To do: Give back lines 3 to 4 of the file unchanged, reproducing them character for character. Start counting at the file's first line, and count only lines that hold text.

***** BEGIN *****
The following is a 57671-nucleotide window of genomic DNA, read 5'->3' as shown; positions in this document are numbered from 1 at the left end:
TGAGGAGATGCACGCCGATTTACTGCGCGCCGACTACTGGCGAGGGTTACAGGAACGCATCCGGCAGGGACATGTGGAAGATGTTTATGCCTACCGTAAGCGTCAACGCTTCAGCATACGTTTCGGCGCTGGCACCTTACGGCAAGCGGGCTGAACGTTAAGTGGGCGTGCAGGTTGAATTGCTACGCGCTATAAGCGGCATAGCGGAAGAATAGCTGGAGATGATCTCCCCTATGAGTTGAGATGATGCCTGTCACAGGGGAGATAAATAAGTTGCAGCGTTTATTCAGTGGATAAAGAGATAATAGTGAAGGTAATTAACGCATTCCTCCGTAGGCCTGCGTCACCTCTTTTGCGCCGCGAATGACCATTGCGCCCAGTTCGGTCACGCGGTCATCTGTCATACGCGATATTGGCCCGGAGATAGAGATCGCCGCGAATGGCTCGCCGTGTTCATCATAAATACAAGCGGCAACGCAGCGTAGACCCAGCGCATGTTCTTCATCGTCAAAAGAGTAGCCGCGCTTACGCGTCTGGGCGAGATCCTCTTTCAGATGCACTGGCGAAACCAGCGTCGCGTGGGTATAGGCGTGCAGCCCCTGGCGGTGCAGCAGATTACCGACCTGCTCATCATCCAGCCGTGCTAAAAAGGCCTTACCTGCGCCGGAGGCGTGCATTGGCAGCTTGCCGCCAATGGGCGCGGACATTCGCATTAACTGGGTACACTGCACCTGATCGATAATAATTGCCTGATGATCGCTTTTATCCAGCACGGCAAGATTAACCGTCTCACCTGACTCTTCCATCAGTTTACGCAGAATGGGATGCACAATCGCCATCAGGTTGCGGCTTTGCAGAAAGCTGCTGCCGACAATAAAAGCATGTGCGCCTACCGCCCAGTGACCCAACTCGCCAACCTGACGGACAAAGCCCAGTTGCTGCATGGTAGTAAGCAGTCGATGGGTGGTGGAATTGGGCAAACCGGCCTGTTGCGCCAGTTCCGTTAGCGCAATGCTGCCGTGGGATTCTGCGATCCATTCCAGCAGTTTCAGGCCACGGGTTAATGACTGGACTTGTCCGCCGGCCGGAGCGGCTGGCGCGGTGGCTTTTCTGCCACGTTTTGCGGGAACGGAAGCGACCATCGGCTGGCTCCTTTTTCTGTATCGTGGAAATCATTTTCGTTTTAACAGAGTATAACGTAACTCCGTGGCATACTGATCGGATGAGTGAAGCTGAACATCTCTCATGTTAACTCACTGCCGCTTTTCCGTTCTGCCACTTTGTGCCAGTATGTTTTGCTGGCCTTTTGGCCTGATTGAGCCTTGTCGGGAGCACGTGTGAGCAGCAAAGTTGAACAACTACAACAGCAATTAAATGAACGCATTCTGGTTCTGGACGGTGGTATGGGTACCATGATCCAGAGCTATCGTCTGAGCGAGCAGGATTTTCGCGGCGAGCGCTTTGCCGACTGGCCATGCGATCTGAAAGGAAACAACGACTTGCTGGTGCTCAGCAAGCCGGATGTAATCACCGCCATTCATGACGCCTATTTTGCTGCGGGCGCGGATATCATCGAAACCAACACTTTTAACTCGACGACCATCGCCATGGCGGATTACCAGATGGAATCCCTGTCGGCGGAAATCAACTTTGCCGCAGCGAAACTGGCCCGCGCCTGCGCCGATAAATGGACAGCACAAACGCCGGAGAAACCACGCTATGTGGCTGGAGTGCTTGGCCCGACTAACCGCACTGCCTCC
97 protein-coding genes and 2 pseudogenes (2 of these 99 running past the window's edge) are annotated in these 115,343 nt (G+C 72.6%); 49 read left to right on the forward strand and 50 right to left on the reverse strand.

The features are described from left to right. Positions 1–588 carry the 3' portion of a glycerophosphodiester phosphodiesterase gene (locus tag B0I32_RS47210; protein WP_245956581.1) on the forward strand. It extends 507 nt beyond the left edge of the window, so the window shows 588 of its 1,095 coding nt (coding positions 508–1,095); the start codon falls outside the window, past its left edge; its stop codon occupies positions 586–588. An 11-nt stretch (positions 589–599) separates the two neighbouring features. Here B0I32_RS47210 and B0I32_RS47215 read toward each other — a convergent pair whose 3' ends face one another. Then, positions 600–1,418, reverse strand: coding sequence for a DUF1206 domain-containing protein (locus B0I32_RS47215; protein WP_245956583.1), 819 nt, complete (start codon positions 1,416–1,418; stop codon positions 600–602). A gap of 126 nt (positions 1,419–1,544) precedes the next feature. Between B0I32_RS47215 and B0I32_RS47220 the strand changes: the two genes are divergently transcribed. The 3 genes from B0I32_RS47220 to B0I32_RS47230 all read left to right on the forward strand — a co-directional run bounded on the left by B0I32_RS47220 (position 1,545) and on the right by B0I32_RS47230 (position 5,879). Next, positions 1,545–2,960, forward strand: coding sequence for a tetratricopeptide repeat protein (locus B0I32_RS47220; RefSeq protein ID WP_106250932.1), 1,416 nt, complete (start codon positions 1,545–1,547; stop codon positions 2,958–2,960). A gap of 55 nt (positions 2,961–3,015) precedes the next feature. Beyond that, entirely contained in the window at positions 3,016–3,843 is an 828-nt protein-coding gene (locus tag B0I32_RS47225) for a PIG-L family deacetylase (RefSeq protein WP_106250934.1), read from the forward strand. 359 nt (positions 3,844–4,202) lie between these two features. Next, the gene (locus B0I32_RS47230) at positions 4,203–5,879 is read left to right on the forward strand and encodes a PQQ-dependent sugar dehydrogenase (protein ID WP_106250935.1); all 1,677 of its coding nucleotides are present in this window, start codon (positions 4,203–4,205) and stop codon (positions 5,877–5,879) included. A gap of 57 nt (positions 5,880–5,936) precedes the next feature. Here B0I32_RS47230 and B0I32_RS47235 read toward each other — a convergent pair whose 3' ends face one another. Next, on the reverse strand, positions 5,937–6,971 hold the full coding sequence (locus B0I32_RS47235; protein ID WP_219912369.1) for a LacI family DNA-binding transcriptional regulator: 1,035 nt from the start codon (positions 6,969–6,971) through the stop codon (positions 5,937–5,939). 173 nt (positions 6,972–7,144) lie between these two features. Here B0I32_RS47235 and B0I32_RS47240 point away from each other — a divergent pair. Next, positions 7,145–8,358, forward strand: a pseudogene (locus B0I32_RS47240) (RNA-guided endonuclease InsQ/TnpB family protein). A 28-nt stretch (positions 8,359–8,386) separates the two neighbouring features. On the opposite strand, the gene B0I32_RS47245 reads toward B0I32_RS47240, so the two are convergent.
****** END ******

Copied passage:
97 protein-coding genes and 2 pseudogenes (2 of these 99 running past the window's edge) are annotated in these 115,343 nt (G+C 72.6%); 49 read left to right on the forward strand and 50 right to left on the reverse strand.

The features are described from left to right. Positions 1–588 carry the 3' portion of a glycerophosphodiester phosphodiesterase gene (locus tag B0I32_RS47210; protein WP_245956581.1) on the forward strand. It extends 507 nt beyond the left edge of the window, so the window shows 588 of its 1,095 coding nt (coding positions 508–1,095); the start codon falls outside the window, past its left edge; its stop codon occupies positions 586–588. An 11-nt stretch (positions 589–599) separates the two neighbouring features. Here B0I32_RS47210 and B0I32_RS47215 read toward each other — a convergent pair whose 3' ends face one another. Then, positions 600–1,418, reverse strand: coding sequence for a DUF1206 domain-containing protein (locus B0I32_RS47215; protein WP_245956583.1), 819 nt, complete (start codon positions 1,416–1,418; stop codon positions 600–602). A gap of 126 nt (positions 1,419–1,544) precedes the next feature. Between B0I32_RS47215 and B0I32_RS47220 the strand changes: the two genes are divergently transcribed. The 3 genes from B0I32_RS47220 to B0I32_RS47230 all read left to right on the forward strand — a co-directional run bounded on the left by B0I32_RS47220 (position 1,545) and on the right by B0I32_RS47230 (position 5,879). Next, positions 1,545–2,960, forward strand: coding sequence for a tetratricopeptide repeat protein (locus B0I32_RS47220; RefSeq protein ID WP_106250932.1), 1,416 nt, complete (start codon positions 1,545–1,547; stop codon positions 2,958–2,960). A gap of 55 nt (positions 2,961–3,015) precedes the next feature. Beyond that, entirely contained in the window at positions 3,016–3,843 is an 828-nt protein-coding gene (locus tag B0I32_RS47225) for a PIG-L family deacetylase (RefSeq protein WP_106250934.1), read from the forward strand. 359 nt (positions 3,844–4,202) lie between these two features. Next, the gene (locus B0I32_RS47230) at positions 4,203–5,879 is read left to right on the forward strand and encodes a PQQ-dependent sugar dehydrogenase (protein ID WP_106250935.1); all 1,677 of its coding nucleotides are present in this window, start codon (positions 4,203–4,205) and stop codon (positions 5,877–5,879) included. A gap of 57 nt (positions 5,880–5,936) precedes the next feature. Here B0I32_RS47230 and B0I32_RS47235 read toward each other — a convergent pair whose 3' ends face one another. Next, on the reverse strand, positions 5,937–6,971 hold the full coding sequence (locus B0I32_RS47235; protein ID WP_219912369.1) for a LacI family DNA-binding transcriptional regulator: 1,035 nt from the start codon (positions 6,969–6,971) through the stop codon (positions 5,937–5,939). 173 nt (positions 6,972–7,144) lie between these two features. Here B0I32_RS47235 and B0I32_RS47240 point away from each other — a divergent pair. Next, positions 7,145–8,358, forward strand: a pseudogene (locus B0I32_RS47240) (RNA-guided endonuclease InsQ/TnpB family protein). A 28-nt stretch (positions 8,359–8,386) separates the two neighbouring features. On the opposite strand, the gene B0I32_RS47245 reads toward B0I32_RS47240, so the two are convergent.